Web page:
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my researches with a particular attention; and they have furnished materials for several oficial papers on the interests of the commerce and manufacturing industry of the colonies.

The work which I now publish is divided into six grand sections. The first book consists of general considerations on the extent and physical aspect of New Spain. Without entering into any detail of descriptive natural history (a detail reserved for other parts of my work) I have examined the influence of the inequalities of the soil on the climate, agriculture, commerce, and defence of the coasts. The second book treats of the general population and division of the casts. The third presents a particular statistical view of the intendancies, their population, and area, calculated from the maps drawn up by me from my astronomical observations. I discuss in the fourth book the state of agriculture, and of the metallic mines; and in the fifth, the progress of manufactures and commerce. The sixth book contains researches into the revenues of the state, and the military defence of the country.

Notwithstanding the extreme care which I bestowed in verifying the results, I have no doubt of having committed many very serious errors, which will be pointed out in proportion as my work shall excite the inhabitants of New Spain to study the state of their country. I rely, however, on the


indulgence of those who know the difficulties of researches of this nature, and who have compared together the statistical tables which annually appear in the most civilized countries of Europe. .





Extent of the Spanish possessions in America. Comparison of these possessions with the English colonies, and with the Asiatic part of the Russian empire. Denominations of New Spain, and of Anahuac. Boundary of the empire of the Aztec kings.

Before entering on a political view of the kingdom of New Spain, it may be of importance to bestow a rapid glance on the extent and population of the Spanish possessions in the two Americas. We must generalize our ideas, and consider each colony in its relations with the neighbouring colonies and with the mother country, if we would obtain accurate results, and assign to the country described the place to which it is entitled from its territorial wealth.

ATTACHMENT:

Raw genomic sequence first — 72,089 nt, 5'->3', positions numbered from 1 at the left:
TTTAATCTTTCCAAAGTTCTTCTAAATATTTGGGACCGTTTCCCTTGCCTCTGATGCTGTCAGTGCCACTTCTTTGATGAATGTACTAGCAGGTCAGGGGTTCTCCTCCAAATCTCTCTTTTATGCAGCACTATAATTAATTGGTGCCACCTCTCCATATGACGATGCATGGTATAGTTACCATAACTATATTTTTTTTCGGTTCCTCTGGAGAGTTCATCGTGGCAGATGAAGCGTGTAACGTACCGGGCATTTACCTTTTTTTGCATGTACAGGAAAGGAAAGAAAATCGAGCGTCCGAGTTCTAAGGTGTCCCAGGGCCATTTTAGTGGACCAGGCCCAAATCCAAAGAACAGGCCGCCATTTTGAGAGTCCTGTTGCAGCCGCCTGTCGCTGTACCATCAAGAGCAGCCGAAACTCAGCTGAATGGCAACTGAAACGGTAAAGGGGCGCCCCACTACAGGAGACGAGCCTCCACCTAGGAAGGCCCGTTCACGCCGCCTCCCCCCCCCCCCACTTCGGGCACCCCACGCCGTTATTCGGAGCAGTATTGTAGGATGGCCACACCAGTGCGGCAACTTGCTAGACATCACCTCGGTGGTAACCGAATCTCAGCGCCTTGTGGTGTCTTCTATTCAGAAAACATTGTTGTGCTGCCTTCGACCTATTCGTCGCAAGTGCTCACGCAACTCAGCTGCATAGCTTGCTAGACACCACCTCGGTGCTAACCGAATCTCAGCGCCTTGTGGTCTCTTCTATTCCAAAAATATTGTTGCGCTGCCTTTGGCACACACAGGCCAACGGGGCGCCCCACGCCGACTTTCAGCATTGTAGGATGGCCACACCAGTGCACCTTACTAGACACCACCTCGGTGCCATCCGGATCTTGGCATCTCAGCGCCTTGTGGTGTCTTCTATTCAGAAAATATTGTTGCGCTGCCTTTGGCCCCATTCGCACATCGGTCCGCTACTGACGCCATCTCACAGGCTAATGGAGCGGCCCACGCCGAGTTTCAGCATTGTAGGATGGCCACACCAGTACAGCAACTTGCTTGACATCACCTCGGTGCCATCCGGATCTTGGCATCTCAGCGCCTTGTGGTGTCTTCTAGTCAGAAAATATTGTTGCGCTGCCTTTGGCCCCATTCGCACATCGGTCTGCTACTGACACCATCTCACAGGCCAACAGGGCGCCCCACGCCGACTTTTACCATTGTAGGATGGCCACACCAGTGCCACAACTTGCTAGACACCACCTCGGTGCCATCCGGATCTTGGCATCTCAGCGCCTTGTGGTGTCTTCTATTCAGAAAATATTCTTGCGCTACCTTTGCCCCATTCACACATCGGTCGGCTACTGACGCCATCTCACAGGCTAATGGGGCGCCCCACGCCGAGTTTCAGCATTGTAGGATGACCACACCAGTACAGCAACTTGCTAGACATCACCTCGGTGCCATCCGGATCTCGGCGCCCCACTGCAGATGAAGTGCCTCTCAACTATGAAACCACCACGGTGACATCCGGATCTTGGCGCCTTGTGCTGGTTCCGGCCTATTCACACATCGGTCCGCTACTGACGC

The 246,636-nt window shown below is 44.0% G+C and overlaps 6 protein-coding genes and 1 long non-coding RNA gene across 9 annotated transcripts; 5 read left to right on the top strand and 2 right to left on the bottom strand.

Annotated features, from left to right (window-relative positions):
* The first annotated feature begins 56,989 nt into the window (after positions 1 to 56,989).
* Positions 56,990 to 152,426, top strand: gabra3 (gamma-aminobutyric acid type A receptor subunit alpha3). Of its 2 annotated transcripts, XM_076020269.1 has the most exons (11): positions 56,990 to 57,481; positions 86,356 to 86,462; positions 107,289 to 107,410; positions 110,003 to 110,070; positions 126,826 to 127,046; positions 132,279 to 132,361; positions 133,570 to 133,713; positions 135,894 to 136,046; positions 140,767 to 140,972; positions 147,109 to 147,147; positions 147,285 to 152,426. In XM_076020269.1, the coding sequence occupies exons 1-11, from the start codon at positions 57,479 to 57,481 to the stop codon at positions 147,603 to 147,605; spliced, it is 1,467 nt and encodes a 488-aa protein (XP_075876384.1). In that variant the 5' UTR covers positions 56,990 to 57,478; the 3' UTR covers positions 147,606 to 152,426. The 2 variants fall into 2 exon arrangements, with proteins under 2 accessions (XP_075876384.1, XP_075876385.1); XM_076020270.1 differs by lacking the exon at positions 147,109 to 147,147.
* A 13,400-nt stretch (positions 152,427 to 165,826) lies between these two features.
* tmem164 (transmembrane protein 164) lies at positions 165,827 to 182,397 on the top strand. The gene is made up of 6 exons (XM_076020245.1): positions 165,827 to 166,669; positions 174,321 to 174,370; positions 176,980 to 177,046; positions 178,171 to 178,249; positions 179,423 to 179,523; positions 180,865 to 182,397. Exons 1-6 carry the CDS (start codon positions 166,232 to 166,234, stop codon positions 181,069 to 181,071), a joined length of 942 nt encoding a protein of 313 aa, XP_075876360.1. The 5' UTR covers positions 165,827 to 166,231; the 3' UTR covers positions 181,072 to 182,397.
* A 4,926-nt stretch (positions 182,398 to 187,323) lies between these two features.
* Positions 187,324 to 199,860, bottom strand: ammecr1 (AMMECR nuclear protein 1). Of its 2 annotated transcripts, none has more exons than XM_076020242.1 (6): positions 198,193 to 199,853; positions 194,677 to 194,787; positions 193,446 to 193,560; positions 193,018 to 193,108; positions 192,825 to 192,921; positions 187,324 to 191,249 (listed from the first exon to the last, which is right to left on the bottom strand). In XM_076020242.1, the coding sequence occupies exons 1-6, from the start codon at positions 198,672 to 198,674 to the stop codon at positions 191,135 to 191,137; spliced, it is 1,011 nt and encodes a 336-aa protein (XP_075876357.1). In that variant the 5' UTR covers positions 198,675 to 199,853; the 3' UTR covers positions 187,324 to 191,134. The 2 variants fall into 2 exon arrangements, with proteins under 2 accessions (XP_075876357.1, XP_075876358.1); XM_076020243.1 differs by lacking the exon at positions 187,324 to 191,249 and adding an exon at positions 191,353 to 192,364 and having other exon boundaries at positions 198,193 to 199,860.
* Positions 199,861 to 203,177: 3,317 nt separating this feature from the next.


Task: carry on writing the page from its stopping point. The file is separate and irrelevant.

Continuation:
The Spanish possessions of the new continent occupy the immense extent of territory comprised


between the 41° 43, of south latitude, and the 37° 48' of north latitude. This space of seventynine degrees equals not only the length of all Africa, but it even much surpasses the breadth of the Russian empire, which includes about a hundred and sixty-seven degrees of longitude, under a parallel of which the degrees are not more than half the degrees of the equator.

The most southern point of the new continent inhabited by the Spaniards is fort Maullin, near the small village of Carelmapu*, on the coast of Chili, opposite to the northern extremity of the island of Chiloe. A road is opening from Valdivia to this fort of Maullin; a bold but useful undertaking, as a stormy sea prevents navigators for a great part of the year from landing on so dangerous a coast. On the south and south-east of fort Maula lin, in the gulfs of incud and Reloncavi, by. which we reach the great lakes of Nahuelhapi and

Todos los Santos, there are no Spanish establishments; but we meet with them in the islands near the eastern coast of Chilve, even in 43° 34' of south latitude, where the island Caylin opposite the lofty summit of the Corcobado) is inhabited by several families of Spanish origin.

The most northern point of the Spanish colonies is the mission of San Francisco, on the coast of New California, seven leagues to the north-west of

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* See note A, at the end of the work,


Santa Cruz. The Spanish language is thus spread over an extent of more than 1900 leagues in length. Under the wise administration of Count Fiorida Blanca, a regular communication of posts was established from Paraguay to the north-west coast of North America ; and a monk in the mission of the Guaranis Indians can maintain a correspondence with another missionary inhabiting New Mexico, or the countries in the neighbourhood of Cape Mendocin, without their letters ever passing at any great distance from the continent of Spanish America.

The dominions of the king of Spain in America exceed in extent the vast regions possessed by the Russian empire, or Great Britain, in Asia. I thought, therefore, that a view of these differences and of the striking disproportion between the area and the population of the mother country, compared with those of the colonies, could hardly fail to be interesting. To make this disproportion appear still more palpable, I have formed, according to exact scales, the drawings in the last plate. A red parallelogram which serves for the base, re. presents the surface of the mother countries; and a blue parallelogram which reposes on the base, indicates the area of the Spanish and English possessions in America and Asia. These views, similar to those of M. Playfair, have something fcar. ful in them, particularly when we fix our eyes on the grand catastrophe represented in the fourth

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